A plan devised last year to finance $370 million worth of Central Utah Project features outside traditional federal channels has grown into a $2.64 billion agreement between public power and water users in Utah, Wyoming, Colorado and New Mexico.

Terms of the agreement, released in cursory form Wednesday, indicate the proceeds of a 6-mill increase in power rates from federal hydroelectric generating stations on the Colorado River system would be divided among the four states for water projects.The increase would begin in 1991 and would escalate 4 percent per year over 15 years, then would level off for the remaining 25 years of the agreement, said Ted Rampton, water and power issues manager for the Intermountain Consumer Power Association.

In addition, public power users would contribute one-half mill each year for environmental-mitigation projects. That amount would also be matched by water users in each of the states and would total about $6 million each year.

Water and public power officials have been twisting each others' arms and haggling about the agreement for more than eight months. Not until after a March 23 meeting in Phoenix did the two groups start working on a joint information release that offered a few details of the agreement. That release took almost a week to write.

An April 11 meeting has been scheduled in Washington, D.C., after which the two sides hope to reduce the agreement to legislation - the plan goes nowhere without congressional approval.

"Generally we're looking to the Utah delegation to sponsor the legislative package," Rampton said. "It would sell a lot better with Congress if it were a joint deal."

The plum for the water users would be new money for water projects in the four states - an estimated $2.2 billion over the next 40 years. The states would be required to make a 30 percent local financing match to use the money, except in the case of the CUP where the contribution by the local sponsor would be 20 percent. Projects would also have to meet all existing federal construction and environmental standards.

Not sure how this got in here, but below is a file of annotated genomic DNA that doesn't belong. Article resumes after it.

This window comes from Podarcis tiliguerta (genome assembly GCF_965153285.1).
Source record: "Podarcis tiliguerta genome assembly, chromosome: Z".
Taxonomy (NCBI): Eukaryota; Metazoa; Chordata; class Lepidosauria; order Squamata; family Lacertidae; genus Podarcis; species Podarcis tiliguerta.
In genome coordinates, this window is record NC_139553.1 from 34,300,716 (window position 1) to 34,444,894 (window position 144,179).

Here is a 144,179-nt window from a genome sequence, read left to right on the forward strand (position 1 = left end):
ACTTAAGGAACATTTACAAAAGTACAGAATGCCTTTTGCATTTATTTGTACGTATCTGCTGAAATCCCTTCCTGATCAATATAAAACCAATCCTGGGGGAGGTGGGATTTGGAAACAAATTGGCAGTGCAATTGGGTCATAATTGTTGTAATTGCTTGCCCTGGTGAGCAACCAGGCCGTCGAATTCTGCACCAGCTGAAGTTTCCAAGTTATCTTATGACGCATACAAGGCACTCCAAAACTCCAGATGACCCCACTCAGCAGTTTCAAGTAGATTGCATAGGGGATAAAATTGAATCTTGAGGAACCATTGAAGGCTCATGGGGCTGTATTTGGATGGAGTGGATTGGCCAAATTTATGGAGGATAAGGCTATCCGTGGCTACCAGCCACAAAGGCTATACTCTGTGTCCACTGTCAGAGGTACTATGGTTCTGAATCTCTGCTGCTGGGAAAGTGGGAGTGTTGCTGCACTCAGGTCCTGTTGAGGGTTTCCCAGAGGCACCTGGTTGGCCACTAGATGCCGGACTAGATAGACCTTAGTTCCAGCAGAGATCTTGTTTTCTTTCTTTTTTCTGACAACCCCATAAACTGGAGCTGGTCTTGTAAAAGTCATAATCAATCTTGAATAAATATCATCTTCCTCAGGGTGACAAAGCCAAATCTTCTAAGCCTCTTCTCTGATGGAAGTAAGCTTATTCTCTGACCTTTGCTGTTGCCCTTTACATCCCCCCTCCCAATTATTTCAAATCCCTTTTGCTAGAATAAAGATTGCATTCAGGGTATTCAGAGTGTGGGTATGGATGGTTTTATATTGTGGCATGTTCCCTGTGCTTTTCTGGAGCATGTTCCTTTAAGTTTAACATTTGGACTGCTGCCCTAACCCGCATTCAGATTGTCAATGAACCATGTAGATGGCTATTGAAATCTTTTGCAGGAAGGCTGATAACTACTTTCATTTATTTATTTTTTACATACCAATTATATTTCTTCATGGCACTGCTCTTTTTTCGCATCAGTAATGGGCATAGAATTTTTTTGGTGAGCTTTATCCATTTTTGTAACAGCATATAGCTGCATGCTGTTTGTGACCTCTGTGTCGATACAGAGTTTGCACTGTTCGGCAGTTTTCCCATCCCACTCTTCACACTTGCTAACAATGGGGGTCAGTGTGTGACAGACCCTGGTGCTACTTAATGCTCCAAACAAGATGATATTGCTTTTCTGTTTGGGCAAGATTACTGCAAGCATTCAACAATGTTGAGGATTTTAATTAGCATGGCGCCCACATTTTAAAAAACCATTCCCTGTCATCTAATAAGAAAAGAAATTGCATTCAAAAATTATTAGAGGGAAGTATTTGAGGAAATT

The CUP is also an exception because it is already under construction, "but just out of money," Rampton said.

Completion of the CUP and other Colorado River Storage Projects is in peril because construction costs are approaching the spending ceiling authorized by Congress. A bill introduced last year that would have raised that spending ceiling was unsuccessful.

The incentive for the power users to go along with financing new water projects is that public power was facing a 6-mill rate increase anyway to pay for federal water projects authorized in 1956 that are now completed. Federal power revenues have also been committed to pay for projects that were authorized in 1956 but were never built.

With the new agreement, public power's repayment obligations for unbuilt federal water projects would be wiped out. "Those other projects that were authorized go away," and so does public power's obligation to pay for them, said Rampton.

The new money would bypass the annual congressional appropriation process and would go straight to the states, with the federal government retaining oversight over how the money was used, but not over whether money was available in a given year.

Chances are the Bureau of Reclamation, the builder of federal water projects, could also be bypassed, all or in part, with the states taking control of construction.

Just who would administer the $6 million in environmental-mitigation money each year has yet to be agreed on, Rampton said. "There are some important details that have yet to be worked through," he said. "Just the mechanics mostly."